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Things to Know About Propositions 65 & 67 – Plastic Bag Ban

By: Randi Swisley
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Two of the Propositions on the November ballot address single use carryout plastic bags.  Proposition 67 is a Referendum asking voters if a law previously passed by the Legislature banning single-use plastic bags should be allowed to go into effect.

In 2014, the California Legislature passed, and the governor signed SB 270, making it against the law for certain stores to provide single-use plastic carryout bags to customers.  The law also prohibited the stores from selling or distributing a recycled paper bag without charging at least 10 cents per bag.  The law required stores to retain the money collected from bag sales to use only for covering the cost of providing carryout bags.  This law would have gone into effect on July 1, 2015 but was suspended by the Legislature in February 2015 when Prop 67 qualified for the ballot.

Today, in 150 California cities and counties accounting for 40% of the state’s population, have their own single-use carryout bag laws. 

If Prop 67 passes, it would have little fiscal effect on state and local government.

A YES vote on Prop 67 means you want to confirm that the law passed by state government should be allowed to go into effect including:

·         prohibit most grocery stores, large pharmacies and liquor stores from providing single use plastic carryout bags

·         require stores to charge at least 10 cents for any other carryout bag provided to customers at checkout

·         allow stores to keep the resulting revenue from bag charges

·         does not effect cities and counties that already have their own single-use carryout bag laws.

A NO vote on Prop 67 means you want to reject the state government approval of SB 270 and no change would be made regarding carryout bag laws.

As of September 16, $2.4 million was donated to support Prop 67 and $6.1 million to oppose it.  Donations to support Prop 67 are from Albertsons, California Grocers Association, Ralphs/Food 4 Less, Raley’s and Californians Against Waste.  Money in opposition is from Hilex Poly Company, Superbag Corporation, Formosa Plastics Corporation, Advance Polybag and Durabag Company.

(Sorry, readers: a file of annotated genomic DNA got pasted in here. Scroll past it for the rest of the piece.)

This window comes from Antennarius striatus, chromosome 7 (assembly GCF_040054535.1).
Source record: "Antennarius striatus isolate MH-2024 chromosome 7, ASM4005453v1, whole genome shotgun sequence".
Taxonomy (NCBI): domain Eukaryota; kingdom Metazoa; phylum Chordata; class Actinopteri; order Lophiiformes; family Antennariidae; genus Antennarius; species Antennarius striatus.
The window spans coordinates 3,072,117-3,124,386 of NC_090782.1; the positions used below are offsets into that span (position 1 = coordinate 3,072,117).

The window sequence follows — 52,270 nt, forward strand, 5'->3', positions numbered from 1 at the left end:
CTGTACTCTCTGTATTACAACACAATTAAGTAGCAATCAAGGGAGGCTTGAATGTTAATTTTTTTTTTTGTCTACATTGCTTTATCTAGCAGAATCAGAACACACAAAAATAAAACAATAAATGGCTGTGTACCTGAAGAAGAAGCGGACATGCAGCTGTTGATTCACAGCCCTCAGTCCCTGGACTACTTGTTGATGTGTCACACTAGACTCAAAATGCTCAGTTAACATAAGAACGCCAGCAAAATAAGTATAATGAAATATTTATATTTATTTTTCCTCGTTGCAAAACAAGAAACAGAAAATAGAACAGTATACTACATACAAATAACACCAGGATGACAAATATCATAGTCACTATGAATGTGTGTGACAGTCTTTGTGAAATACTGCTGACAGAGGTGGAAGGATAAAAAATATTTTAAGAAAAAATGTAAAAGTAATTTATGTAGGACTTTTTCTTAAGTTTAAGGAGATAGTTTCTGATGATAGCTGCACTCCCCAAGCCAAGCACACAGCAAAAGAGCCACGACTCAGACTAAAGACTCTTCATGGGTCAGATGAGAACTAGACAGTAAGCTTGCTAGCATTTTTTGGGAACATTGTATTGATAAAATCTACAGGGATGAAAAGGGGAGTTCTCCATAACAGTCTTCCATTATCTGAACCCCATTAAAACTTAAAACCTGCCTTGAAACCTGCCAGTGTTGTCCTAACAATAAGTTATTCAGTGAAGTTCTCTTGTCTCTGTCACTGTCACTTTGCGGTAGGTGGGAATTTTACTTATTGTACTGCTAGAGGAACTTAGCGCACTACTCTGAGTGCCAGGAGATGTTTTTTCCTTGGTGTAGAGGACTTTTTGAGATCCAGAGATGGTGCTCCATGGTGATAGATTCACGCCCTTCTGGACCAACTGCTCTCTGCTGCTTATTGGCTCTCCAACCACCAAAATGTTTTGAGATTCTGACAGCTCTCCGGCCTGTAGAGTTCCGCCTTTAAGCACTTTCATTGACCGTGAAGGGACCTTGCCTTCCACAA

People who support Prop 67 say it will reduce plastic litter in our oceans.  Supporters also say the opposition is funded by out of state plastic bag companies.

People who oppose Prop 67 say it will decrease manufacturing jobs and customers will have to pay for bags.

The second proposition concerning carryout bags on the November ballot is Proposition 65.  Prop 65 asks voters to use any money generated from a plastic bag laws to the environment.

Proposition 65 does not ban plastic bags.  A YES vote on Prop 65 means that if a state law mandates the sale of bags, you want any money collected by stores through the sale of those bags, to be spent on things like:

·         Drought mitigation

·         Recycling

·         Clean drinking water supplies

·         Public parks

·         Beach cleanup

·         Litter removal

·         Wildlife habitat restoration

Prop 65 overrides laws in cities and counties that already have their own carryout bag laws. 

If Prop 65 passed, funds for state environmental programs would increase of several tens of millions of dollars annually.

As of September 12, donations to support Prop 65 were $6.1 million and no money was recorded to oppose.  Donations to support Prop 65 are from Hilex Poly, Superbag, Formosa Plastics, Advance Polybag and Durabag.

People supporting Prop 65 say a bag ban’s goal is environmentalism, so any money customers pay for reusable bags should go to environmental purposes, not to stores.

People in opposition say Prop 65 is an attempt by out of state plastic bag companies to make voters think it will ban plastic bags.  The only measure on the ballot that will ban plastic bags is Prop 67. 

Prop 65 and 67 contain conflicting provisions regarding how revenue is distributed from a state-mandated sale of carryout bags.   Conflicts will be resolved as outlined in the table.

 

Prop 67 PASSES

Prop 67 FAILS

Prop 65

PASSES

Statewide carryout bag law is in effect.

Revenue from sale of carryout bags depends:

·         If more YES votes for 67, revenue is kept by stores

·         if more YES votes for 65, revenue goes to state environmental programs.

No statewide carryout bag law.

Revenue from any future statewide law similar to Prop 65 would be used for environmental purposes.

Prop 65

FAILS

Statewide carryout bag law is in effect.

Revenue from the sale of carryout bags is kept by stores.

No statewide carryout bag law.